There were other tales they told more gently to their parents, such as the time Mr. Perley needed to leave the country to renew his visa and spent the night on the best sleeping spot available: the floor of a Kyrgyzstanpolice barracks. A polic officer wanted to box until Mr. Perley distracted him by showing him how to play video games on his phone.
Then there was the time a mechanic forgot to tighten a screw on the bike’s fuel line. It shut off as the couple hit the motorway on-ramp, about the time they started smelling gasoline.
The riders toppled over only once, on a washed-out road soon after they left Beijing. Soaked and soiled with mud, they wiped off their helmets and got back on the bike.
Coastal rains gave way to gritty sandstorms as they headed west. Every place the couple stopped, onlookers repeated the same questions: Where did they come from? Who made the bike? How much did it cost? Were they married?
Almost no one asked why they decided to travel so far. “It was accepted we were weird,” said Ms. Mathieson, who is working on a coffee table bookthat looks beyond China’s hazy megacities to the spindly rivers and cultural relics of a 5,000-year-old civilization.
The couple woke with the sun and averaged 145 miles (234 kilometers) a day. Mr. Perley drove and Ms. Mathieson filmed using a small sports camera connected to a pole. Mr. Perley also attached a camera to his helmet.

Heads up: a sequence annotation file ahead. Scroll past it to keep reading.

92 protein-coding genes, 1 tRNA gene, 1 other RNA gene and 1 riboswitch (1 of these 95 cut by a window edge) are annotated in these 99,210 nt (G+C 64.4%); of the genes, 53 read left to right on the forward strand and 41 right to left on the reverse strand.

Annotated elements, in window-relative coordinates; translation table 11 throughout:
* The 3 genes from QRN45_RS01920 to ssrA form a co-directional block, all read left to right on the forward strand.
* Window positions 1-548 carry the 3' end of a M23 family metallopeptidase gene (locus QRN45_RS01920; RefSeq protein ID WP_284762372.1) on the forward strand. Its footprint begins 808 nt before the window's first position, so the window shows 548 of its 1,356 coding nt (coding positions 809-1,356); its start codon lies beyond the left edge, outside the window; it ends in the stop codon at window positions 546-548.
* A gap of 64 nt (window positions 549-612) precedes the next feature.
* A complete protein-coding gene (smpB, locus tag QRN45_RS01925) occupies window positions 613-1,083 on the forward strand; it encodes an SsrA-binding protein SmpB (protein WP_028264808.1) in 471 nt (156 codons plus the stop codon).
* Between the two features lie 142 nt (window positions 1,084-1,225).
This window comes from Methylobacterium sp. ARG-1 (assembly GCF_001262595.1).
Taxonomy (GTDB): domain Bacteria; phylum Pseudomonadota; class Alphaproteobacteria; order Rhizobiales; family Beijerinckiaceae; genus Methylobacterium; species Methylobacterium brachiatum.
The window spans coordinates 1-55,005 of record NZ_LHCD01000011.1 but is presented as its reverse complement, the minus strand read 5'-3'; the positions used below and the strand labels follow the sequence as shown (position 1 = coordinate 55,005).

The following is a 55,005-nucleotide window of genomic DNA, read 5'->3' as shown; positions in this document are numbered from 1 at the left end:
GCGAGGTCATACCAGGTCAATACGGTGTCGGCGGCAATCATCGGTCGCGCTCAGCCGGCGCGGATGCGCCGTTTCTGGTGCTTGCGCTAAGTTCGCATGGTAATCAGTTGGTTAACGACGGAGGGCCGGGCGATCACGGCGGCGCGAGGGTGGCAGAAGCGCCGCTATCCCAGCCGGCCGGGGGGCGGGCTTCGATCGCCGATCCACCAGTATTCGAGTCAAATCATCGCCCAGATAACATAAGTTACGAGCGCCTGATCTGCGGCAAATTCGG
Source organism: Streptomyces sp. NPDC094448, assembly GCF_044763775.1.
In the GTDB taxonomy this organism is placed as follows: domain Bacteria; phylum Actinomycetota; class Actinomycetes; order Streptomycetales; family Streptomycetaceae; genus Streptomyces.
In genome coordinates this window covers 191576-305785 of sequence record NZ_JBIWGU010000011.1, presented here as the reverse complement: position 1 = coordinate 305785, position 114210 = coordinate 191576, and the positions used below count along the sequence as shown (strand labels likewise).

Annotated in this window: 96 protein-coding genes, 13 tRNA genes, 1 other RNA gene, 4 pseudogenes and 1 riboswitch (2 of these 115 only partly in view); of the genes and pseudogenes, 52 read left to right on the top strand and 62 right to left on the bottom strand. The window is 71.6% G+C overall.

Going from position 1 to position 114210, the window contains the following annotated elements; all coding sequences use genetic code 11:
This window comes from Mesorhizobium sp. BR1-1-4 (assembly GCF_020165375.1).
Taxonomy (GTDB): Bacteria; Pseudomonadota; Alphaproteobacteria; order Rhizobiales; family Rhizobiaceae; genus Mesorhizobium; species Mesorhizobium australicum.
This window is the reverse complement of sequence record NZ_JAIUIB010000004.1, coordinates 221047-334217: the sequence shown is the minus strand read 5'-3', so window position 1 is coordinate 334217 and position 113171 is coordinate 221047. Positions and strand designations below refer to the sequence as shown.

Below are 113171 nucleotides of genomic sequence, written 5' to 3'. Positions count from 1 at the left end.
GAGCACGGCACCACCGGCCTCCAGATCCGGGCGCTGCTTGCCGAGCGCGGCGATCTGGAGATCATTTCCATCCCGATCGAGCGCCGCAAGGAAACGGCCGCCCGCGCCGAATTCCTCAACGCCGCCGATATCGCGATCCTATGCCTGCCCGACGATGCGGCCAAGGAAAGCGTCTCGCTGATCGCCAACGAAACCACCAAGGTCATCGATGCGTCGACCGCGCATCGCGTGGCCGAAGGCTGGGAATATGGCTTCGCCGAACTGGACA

Most every evening they collapsed in a cheap hotel that accepted foreigners—some claimed they didn’t have the paperwork to register non-Chinese guests—and catalogued the day’s footage. They each filmed a confessional while the other showered. In one, a giddy Mr. Perley describes their progress. Ms. Mathieson says: “Our clothes stink.”
Her toughness impressed him; his resourcefulness surprised her.
“It makes sense I’m doing this crazy thing,” Mr. Perley said, as he sipped coffee on a blustery Beijing day and discussed his enthusiasm for dangerous, middle-of-nowhere voyages.“But it doesn’t make sense why Amy comes with me and does this. It’s really quite remarkable.”
The return to Beijing was almost tougher than the travel. Neither had jobs. Mr. Perley needed to go back to the U.S. to resolve more visa issues. After months of a scripted routine, Ms. Mathieson said she felt adrift.
She now works as a senior designer at an architecture company in Beijing. He’s completing a rigorous coding course in San Francisco. They’re still figuring out where to settle.
The couple would need to travel more than double their distance to beat the latest record, from an American woman who rode through the continental U.S. They’ve stopped keeping track. Mr. Perley’s first words in the pilot don’t mention China or even the motorcycle, but what he admires about his girlfriend.
When she visited him in February during Chinese New Year, he proposed. Their next great ride is planning a wedding.
By JESSICA MEYERS Apr. 13, 2016 on the Wall Street Journal